nep-ltv New Economics Papers
on Unemployment, Inequality and Poverty
Issue of 2019‒10‒21
six papers chosen by
Maximo Rossi
Universidad de la República

  1. The Decline of Overtime Working in Britain By Bell, David N.F.; Hart, Robert A.
  2. Preterm Births and Educational Disadvantage: Heterogeneous Effects Across Families and Schools By Anna Baranowska-Rataj; Kieron Barclay; Joan Costa-i-Font; Mikko Myrskylä; Berkay Özcan
  3. On the measurement of population weighted relative indices of mobility and convergence, with an illustration based on Chinese data By Elena Bárcena-Martin; Elena Jacques Silber; Yuan Zhang
  4. On the measurement of relative, absolute and intermediate pro-middle class growth By Osnat Peled; Jacques Silber
  5. The Drivers of Social Preferences: Evidence from a Nationwide Tipping Field Experiment By Bharat Chandar; Uri Gneezy; John List; Ian Muir
  6. Rule of Law and Female Entrepreneurship By Nava Ashraf; Alexia Delfino; Edward L. Glaeser

  1. By: Bell, David N.F. (University of Stirling); Hart, Robert A. (University of Stirling)
    Abstract: The share of overtime hours within total hours worked in Britain has declined from 4.8% to 2.9% between 1999 and 2018. This is equivalent to 321 thousand full-time jobs. We investigate this decline focussing on full-time and part-time males and females together with overtime pay effects that include the implications for the gender pay gap. We test for economic, structural and cyclical influences via a two-part regression model that allows us to differentiate between the incidence of overtime working and the average weekly hours of overtime workers. This investigation features collective bargaining coverage, job mobility, the minimum wage, industrial composition and the public/private sector dichotomy. The analysis covers the whole economy embracing nineteen 1-digit industries as well as a separate insight into the manufacturing industry where we feature vehicle manufacture.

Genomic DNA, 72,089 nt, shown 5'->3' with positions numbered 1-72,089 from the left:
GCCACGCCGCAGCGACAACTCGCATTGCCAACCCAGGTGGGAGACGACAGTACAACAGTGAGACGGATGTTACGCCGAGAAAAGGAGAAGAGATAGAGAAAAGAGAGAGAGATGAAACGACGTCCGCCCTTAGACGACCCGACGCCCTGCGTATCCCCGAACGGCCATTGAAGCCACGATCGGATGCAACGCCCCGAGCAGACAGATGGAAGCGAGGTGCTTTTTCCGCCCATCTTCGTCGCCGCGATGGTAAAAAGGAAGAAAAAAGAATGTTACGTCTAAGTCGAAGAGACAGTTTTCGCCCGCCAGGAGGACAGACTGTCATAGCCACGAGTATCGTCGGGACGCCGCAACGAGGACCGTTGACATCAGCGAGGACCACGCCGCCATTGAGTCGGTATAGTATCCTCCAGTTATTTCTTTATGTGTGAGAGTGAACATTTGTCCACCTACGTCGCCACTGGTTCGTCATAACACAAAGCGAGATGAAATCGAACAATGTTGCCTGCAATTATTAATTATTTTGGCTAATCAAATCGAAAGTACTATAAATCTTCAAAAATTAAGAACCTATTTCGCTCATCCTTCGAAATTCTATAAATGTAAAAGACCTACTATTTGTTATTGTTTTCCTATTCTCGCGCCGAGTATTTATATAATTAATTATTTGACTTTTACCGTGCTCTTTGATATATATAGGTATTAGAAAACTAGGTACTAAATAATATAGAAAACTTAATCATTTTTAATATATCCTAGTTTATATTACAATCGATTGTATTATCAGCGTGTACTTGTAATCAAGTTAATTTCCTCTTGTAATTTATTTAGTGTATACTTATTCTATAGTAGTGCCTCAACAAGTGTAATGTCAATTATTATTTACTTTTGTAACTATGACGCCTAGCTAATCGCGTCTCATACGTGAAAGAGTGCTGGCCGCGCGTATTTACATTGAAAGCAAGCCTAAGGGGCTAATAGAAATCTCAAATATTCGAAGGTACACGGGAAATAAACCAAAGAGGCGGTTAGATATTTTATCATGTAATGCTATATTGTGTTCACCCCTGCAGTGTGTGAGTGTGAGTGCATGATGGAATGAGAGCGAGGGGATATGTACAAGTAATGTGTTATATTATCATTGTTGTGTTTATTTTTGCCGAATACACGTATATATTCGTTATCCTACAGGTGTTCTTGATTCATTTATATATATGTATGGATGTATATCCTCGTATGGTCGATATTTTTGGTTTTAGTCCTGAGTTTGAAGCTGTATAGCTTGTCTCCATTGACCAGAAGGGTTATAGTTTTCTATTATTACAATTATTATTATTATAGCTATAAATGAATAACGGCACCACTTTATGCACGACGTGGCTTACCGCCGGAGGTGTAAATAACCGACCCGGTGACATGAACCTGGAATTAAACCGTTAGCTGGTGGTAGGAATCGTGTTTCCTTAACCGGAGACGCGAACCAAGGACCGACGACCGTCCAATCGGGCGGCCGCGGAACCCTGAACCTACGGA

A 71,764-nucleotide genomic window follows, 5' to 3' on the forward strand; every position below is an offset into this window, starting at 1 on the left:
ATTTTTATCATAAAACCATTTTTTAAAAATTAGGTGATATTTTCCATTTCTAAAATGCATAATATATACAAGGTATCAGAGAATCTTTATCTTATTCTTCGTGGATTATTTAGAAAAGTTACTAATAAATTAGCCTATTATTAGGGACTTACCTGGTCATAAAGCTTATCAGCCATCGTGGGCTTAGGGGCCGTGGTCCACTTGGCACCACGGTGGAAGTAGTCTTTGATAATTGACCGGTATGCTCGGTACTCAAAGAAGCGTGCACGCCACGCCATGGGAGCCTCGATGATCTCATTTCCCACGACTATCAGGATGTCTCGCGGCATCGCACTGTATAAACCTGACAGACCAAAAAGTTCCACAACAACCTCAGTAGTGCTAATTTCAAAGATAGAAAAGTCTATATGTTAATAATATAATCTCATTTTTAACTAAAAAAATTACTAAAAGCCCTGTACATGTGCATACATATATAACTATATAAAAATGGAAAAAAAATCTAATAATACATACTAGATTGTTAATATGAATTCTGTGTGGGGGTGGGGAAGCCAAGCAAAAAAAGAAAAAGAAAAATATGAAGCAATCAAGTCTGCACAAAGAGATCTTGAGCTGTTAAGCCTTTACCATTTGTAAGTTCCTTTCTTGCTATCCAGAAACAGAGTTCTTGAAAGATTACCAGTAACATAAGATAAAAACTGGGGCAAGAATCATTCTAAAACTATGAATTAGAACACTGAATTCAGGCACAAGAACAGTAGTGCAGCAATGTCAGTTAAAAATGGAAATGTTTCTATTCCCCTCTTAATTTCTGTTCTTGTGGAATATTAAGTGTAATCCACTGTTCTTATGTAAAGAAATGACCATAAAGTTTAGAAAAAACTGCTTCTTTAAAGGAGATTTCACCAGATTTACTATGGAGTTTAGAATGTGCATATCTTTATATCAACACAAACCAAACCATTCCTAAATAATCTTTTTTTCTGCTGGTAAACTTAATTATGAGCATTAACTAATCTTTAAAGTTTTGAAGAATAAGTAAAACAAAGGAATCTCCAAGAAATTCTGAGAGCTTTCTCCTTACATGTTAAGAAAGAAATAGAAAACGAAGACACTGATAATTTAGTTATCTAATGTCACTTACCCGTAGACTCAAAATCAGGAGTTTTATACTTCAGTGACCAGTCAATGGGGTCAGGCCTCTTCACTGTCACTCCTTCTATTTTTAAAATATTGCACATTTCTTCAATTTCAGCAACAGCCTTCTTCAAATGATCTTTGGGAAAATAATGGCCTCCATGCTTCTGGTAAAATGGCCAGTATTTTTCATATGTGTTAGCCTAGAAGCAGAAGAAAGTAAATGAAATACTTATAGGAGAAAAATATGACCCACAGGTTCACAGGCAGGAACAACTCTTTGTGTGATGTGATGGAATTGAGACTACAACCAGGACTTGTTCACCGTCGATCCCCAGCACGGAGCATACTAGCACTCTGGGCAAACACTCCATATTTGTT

Keywords: overtime hours, overtime pay, two-part regression model
    JEL: J21 J22 J31 J52
    Date: 2019–09
    URL: http://d.repec.org/n?u=RePEc:iza:izadps:dp12651&r=all
  2. By: Anna Baranowska-Rataj; Kieron Barclay; Joan Costa-i-Font; Mikko Myrskylä; Berkay Özcan
    Abstract: Using Swedish population register data on cohorts born 1982-1994 (N=1,087,750), we examine the effects of preterm births on school grades using sibling fixed effect models which compare individuals with their non-preterm siblings. We test for heterogeneous effects by degree of prematurity, as well as whether family socioeconomic resources and school characteristics can compensate for any negative effects of premature births. Our results show that preterm births can have negative effects on school grades, but these negative effects are largely confined to children born extremely preterm (
    Keywords: premature births, human capital, early life investments, education investments, Sweden
    JEL: I10 I20 J13
    Date: 2019
    URL: http://d.repec.org/n?u=RePEc:ces:ceswps:_7870&r=all
  3. By: Elena Bárcena-Martin (Universidad de Málaga, Spain); Elena Jacques Silber (Bar-Ilan University, Israel); Yuan Zhang (Fudan University, Shanghai, China)